What a start to the New York trip. On Monday, the outgoing Italian Prime Minister Mario Draghi touched down on US soil and headed to the Appeal of Conscience Foundation, where he received the “World Statesman Award 2022.” His schedule is packed:
- On Tuesday, he will participate in the opening of the UN General Assembly general debate, greet the opening session of the “Youth4Climate: Powering Action” conference and meet with Csaba Kőrösi, president of the UNGA, before his speech at the UN headquarters in the evening.
- On Wednesday, he’ll meet with António Guterres, Secretary-General of the United Nations.
Back to the award, which was presented to PM Draghi by Rabbi Arthur Schneier “for his multifaceted leadership in finance and service to citizens that have benefited Italy and the European Union and helped international cooperation.” And the other speakers, too, joined in what became a unanimous chorus of friendship, esteem and support for Mr Draghi.
- US President Joe Biden chimed in via a message, stating that the Italian PM “has been a powerful voice in promoting tolerance and justice” and thanking his “friend” for his leadership.
- Former US Secretary of State Henry Kissinger made a surprise appearance and spoke of their 30-year friendship, which began over shared sandwiches during a plane ride. He also lavished praise on Mr Draghi, noting that “his analytical ability, courage and vision” would remain “with us for a long time.”
- Blackstone CEO Stephen Schwarzman noted he “has inspired renewed global confidence in Italy.”
Roll call. Mariangela Zappia, Italy’s ambassador to the United States, and Cardinal Pietro Parolin, Secretary of State of the Holy See, were also in the room – along with Maurice Lévy, founder of the Publicis Group; Brian Thomas Moynihan, CEO of Bank of America; Ambassador John Negroponte, former Director of National Intelligence and US Deputy Secretary of State; John Elkann, CEO of Exor, and many more people from the economic and financial world in New York.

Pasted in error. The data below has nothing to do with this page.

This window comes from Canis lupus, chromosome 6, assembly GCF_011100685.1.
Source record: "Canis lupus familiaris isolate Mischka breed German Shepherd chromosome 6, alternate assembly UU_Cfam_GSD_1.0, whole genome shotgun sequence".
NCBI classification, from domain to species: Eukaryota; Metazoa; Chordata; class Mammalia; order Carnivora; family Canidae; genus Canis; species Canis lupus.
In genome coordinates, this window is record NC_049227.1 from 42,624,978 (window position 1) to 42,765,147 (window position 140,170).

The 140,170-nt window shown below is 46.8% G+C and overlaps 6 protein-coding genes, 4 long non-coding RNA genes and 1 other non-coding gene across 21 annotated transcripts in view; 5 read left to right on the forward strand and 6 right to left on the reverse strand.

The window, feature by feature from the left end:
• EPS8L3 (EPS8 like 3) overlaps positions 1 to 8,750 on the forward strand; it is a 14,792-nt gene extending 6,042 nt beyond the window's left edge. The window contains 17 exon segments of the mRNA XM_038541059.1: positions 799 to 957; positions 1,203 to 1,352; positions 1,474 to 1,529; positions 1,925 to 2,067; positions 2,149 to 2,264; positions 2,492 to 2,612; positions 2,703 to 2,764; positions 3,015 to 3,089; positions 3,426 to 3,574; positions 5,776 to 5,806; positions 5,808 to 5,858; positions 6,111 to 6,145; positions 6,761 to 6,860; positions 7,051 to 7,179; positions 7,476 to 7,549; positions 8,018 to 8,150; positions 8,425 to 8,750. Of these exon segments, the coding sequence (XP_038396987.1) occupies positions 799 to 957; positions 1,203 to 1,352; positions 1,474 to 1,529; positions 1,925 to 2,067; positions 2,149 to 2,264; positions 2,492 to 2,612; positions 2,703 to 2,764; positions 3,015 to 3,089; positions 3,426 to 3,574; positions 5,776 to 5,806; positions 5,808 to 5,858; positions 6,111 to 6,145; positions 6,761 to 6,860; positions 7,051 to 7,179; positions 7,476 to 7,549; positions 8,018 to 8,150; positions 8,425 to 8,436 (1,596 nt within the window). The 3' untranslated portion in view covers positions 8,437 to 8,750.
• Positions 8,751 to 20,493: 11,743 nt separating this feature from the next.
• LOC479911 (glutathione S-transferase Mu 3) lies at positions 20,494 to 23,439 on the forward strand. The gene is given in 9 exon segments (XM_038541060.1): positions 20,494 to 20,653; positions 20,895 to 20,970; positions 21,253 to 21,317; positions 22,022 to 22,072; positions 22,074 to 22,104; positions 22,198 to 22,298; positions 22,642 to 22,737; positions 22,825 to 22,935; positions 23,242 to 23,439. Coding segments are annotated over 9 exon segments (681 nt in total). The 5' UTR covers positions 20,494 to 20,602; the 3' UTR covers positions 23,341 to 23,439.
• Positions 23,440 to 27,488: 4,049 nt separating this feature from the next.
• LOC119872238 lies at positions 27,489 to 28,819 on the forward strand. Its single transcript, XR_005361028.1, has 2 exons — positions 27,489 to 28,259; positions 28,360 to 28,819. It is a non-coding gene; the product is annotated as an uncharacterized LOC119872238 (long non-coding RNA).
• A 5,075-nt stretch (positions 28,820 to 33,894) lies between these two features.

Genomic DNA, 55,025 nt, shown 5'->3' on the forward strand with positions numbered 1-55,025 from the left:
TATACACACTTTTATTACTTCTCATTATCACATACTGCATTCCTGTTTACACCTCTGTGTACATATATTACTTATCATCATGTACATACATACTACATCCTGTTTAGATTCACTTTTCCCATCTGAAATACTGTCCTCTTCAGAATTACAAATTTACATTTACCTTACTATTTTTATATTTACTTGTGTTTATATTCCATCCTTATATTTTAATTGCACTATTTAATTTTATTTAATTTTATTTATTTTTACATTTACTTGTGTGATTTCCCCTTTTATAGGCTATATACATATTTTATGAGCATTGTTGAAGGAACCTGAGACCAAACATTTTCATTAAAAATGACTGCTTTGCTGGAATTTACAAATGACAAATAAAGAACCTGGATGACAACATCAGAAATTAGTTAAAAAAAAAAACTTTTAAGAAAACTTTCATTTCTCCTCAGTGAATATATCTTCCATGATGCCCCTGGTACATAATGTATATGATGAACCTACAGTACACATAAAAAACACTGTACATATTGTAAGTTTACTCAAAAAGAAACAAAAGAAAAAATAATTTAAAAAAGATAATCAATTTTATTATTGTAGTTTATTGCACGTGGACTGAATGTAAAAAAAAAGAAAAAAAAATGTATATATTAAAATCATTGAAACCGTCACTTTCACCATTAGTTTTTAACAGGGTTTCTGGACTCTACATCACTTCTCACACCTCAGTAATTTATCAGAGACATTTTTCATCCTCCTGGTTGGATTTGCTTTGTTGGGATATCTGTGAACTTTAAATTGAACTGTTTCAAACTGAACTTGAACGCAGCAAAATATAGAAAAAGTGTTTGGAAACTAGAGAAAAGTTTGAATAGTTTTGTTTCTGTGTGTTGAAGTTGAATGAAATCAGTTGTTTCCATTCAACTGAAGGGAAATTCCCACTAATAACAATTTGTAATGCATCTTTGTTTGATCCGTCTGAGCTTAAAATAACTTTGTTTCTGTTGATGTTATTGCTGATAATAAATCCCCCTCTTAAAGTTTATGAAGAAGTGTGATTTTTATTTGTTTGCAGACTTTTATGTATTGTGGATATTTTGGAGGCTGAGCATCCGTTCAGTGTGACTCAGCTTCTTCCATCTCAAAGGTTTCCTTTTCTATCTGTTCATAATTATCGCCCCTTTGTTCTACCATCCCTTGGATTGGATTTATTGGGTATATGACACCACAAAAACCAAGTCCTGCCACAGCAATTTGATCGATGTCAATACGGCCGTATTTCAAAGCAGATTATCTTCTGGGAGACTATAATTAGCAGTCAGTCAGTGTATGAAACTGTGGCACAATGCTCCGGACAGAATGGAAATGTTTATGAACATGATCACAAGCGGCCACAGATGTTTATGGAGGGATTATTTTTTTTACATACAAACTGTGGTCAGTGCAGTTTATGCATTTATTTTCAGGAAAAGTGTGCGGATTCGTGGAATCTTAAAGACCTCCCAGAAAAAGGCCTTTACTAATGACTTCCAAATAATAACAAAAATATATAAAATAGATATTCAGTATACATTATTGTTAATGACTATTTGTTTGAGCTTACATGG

Mario Draghi’s own speech, on its part, focused on the need to foster dialogue to promote peace and cooperation. “The potential for mutual understanding to be a force for good is larger the more integrated our world [becomes],” he noted. However, the threat of autocracies –as exemplified by Russia’s invasion of Ukraine – hinders that very process, he said.
- “When we draw a red line, we must enforce it. When we make a pledge, we must honour it. Autocracies thrive on exploiting our hesitancy. We should avoid ambiguity, not to regret it later.”
- These words seem to be addressed to an Italian audience as well – namely those like the League’s Matteo Salvini and Brothers of Italy’s Giorgia Meloni, who recently sided with the illiberal Hungarian PM Viktor Orbán.
Here’s the full speech.[Salutations]
I am deeply grateful for receiving this award and I would like to thank Rabbi Schneier, the Appeal of Conscience Foundation and all of you for this honour.
You have awarded this prize to many great stateswomen and statesmen before me.
It is truly humbling to be in their company.
I would like to pay tribute to the late Shinzo Abe, who stood on this stage last year.
Abe was a strong believer in Japan’s duty to contribute to global stability.
He acted forcefully to reinvigorate the Japanese economy, through a combination of fiscal policy, monetary policy and supply-side reforms.
His life was tragically cut short, but his legacy lives on – among the people of Japan and beyond.
The importance of dialogue – which we celebrate tonight – has been squarely at the centre of my professional life as an economist and as a policymaker.